Opinions on Panasonic FZ30K?

Discussion in 'Panasonic Lumix' started by Scott Speck, Oct 29, 2005.

  1. Scott Speck

    Scott Speck Guest

    Hello Everyone,

    Does anyone have thoughts about the Panasonic Lumix FZ30K? I had considered
    buying the FZ20 a ways back, but now that the 30 is here, I'm thinking of
    going with this particular model. It has a super-zoom, a leica lens,
    anti-shake, 8MP, and is rather heavy, which I require, since my wife has
    trouble using cameras that are so light that merely pushing the shutter
    release causes camera wiggle. Also, I don't have the money to sink into a
    digital SLR with lenses, and, with the FZ30K, I can go from macro to 12X
    optical zoom, all in one package. My only concern is about low-light
    performance. I know that the Canon 20D DSLR has good low-light performance,
    but I don't have the money required to invest in such a system. Why are
    point-and-shoot cameras typically noisier, detector-wise? One would think
    that one could fit a low-noise detector into a P&S just as easily as one
    could fit a high-noise detector. Also, if anyone has any thoughts on other
    P&S digitals that meet the following criteria, please send along your

    1) high-zoom capability
    2) anti-shake
    3) at least 6 MP
    4) good optical quality
    5) fast on/off and shutter response
    6) < $900 in price
    7) NOT small in size or super-lightweight

    Thanks for any thoughts,
    Scott Speck
    Scott Speck, Oct 29, 2005
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  2. Scott Speck wrote:
    Scott, it sounds as if the FZ20 or FZ30 would meet your needs.
    (Personally, I have gone for the lightweight FZ5!). P&S cameras have more
    noise at high ISO settings because the detectors are smaller, and so can
    capture less total photons at a given light level. Of course, the smaller
    detector means a smaller lens and a smaller package for the same field of
    view etc. You could use the same size sensor from a DSLR (this is what
    Sony have done), but then everything scales up - including the cost!


    For a fast shutter response, learn to keep the shutter release

    David J Taylor, Oct 29, 2005
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  3. Scott, in case you didn't know, there is a newsgroup focussing on such
    cameras here:


    David J Taylor, Oct 29, 2005
  4. Scott Speck

    Scott Speck Guest

    David, thanks very much for all the info. At this point, I've nearly
    totally NIXED the FZ30, after I heard that it's biggest downfall is its
    image quality and noise levels (which to me are of major importance). When
    I read about the Sony dsc-r1, it sounds pretty nice. With the larger CMOS
    detector, noise is lower, and it has a large-aperture Zeiss lens, so this
    should be good for low-light levels. It has no anti-shake, but does it have
    good macro capability, for closeups of things like flowers and insects? It
    also has a heavy look and feel, a swiveling monitor, etc. It has less zoom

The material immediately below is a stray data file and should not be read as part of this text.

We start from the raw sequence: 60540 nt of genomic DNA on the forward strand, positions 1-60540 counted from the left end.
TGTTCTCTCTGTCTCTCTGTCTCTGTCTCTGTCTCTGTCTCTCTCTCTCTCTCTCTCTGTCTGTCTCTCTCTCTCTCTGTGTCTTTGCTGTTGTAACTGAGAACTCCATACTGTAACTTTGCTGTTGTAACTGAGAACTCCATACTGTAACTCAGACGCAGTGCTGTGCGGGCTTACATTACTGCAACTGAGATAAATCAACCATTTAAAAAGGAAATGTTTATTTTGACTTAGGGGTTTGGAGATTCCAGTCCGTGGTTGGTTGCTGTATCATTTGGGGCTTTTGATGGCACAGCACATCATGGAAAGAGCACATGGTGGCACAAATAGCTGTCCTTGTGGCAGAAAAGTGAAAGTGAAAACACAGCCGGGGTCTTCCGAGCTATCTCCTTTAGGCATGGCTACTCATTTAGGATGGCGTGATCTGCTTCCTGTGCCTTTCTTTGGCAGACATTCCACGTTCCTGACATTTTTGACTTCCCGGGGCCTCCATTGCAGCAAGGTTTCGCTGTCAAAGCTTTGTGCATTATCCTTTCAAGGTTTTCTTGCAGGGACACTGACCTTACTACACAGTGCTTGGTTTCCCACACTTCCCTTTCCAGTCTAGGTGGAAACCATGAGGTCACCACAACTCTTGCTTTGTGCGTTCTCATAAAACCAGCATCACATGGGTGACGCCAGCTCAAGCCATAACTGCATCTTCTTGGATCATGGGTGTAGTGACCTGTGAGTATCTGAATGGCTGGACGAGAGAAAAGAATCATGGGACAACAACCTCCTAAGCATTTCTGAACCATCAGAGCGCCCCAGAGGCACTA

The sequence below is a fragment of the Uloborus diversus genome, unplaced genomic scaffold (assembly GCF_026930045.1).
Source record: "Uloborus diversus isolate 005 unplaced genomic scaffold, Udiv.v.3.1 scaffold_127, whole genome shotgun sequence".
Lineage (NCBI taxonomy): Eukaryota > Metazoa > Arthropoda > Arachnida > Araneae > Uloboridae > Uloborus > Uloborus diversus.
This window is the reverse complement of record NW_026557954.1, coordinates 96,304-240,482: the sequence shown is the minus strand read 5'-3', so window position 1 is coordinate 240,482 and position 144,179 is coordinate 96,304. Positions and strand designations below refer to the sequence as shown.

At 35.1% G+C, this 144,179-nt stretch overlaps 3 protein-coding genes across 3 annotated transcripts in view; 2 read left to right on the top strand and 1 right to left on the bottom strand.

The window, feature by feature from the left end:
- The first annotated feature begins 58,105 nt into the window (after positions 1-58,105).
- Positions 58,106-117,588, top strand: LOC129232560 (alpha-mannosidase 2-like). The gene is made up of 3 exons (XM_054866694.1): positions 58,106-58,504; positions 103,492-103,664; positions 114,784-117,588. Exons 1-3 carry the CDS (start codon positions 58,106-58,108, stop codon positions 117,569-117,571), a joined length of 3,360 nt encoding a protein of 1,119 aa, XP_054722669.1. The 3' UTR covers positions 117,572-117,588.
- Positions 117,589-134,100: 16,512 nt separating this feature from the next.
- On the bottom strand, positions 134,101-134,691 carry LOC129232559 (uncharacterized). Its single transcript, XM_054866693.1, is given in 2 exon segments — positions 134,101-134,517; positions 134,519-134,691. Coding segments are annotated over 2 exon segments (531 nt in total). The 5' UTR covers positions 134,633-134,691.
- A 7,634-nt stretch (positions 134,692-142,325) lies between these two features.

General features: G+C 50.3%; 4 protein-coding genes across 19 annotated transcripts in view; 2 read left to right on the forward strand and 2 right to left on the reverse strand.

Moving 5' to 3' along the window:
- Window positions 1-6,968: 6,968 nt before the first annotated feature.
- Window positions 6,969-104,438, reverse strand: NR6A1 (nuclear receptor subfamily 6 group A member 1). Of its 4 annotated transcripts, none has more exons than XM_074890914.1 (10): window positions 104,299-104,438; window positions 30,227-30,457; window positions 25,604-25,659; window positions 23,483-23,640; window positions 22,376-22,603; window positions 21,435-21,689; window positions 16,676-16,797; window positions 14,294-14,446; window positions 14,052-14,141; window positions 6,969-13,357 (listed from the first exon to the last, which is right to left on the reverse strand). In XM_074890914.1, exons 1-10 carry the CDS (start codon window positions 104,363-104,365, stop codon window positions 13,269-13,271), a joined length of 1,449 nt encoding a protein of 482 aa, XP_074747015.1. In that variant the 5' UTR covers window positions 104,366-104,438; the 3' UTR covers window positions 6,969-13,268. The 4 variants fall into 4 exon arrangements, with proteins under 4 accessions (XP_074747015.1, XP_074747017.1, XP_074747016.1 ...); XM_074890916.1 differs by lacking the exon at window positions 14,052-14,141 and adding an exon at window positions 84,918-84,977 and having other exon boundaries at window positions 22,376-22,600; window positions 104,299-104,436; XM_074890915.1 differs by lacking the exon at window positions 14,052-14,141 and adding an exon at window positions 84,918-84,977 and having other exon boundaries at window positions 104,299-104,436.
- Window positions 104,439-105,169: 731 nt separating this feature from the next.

and no anti-shake compared to the FZ30, but I have a super-light tripod that
    I can carry around with ease when it comes to anti-shake, and I think I
    could do much better evening/city photography with the Sony.

    Thanks for any info,

    ----- Original Message -----
    From: "David J Taylor"
    Newsgroups: rec.photo.digital
    Sent: Saturday, October 29, 2005 7:37 AM
    Subject: Re: Opinions on Panasonic FZ30K?

    "David J Taylor"
    Scott Speck, Oct 29, 2005
  5. Well, I have seen reports from satisfied FZ30 users who think that the
    noise is not as much of a problem as some reviews might lead you to
    believe. Don't be mislead by looking at samples at 1:1 zoom on your
    monitor - it's probably the equivalent of making a print 30 inches wide!
    By comparison with the Panasonic, the Sony is a monster without the 10X
    zoom and image stabilisation which were so important to you - or so I
    thought. Look at the size of the add-on lenses The lens on the Sony has
    a smaller aperture (f/4,8) than the Leica lens on the Panasonic FZ20
    (f/2.8) or FZ30 (f/3.7).



    appeals to you - but it's exactly /why/ I moved away from last century's
    35mm format!

    I thought there was a good evening shot with the Panasonic FZ30 as one of
    the samples? Just don't use the higher ISO settings unless the grain
    (noise) will add to the character of your photo.

    To me, they are two different cameras aimed at different markets. Only
    you can really decide which best meets your aims.

    David J Taylor, Oct 29, 2005
  6. Scott Speck

    Scott Speck Guest


    You have raised a couple points -- that add-on lens is outrageously huge on
    the Sony. I suppose that I'm lamenting that I can't "have it all" with a
    non-dSLR digital camera. Believe it or not, I've even thought of getting
    TWO FZ20's, since they've really come down in price. My wife wants to shoot
    a lot of macro pictures, but I'm wondering if the FZ30 gives you that much
    more beyond the FZ20. For example, can you focus the FZ20 or the FZ30
    manually? In general, I'm not a major "megapixel junkie".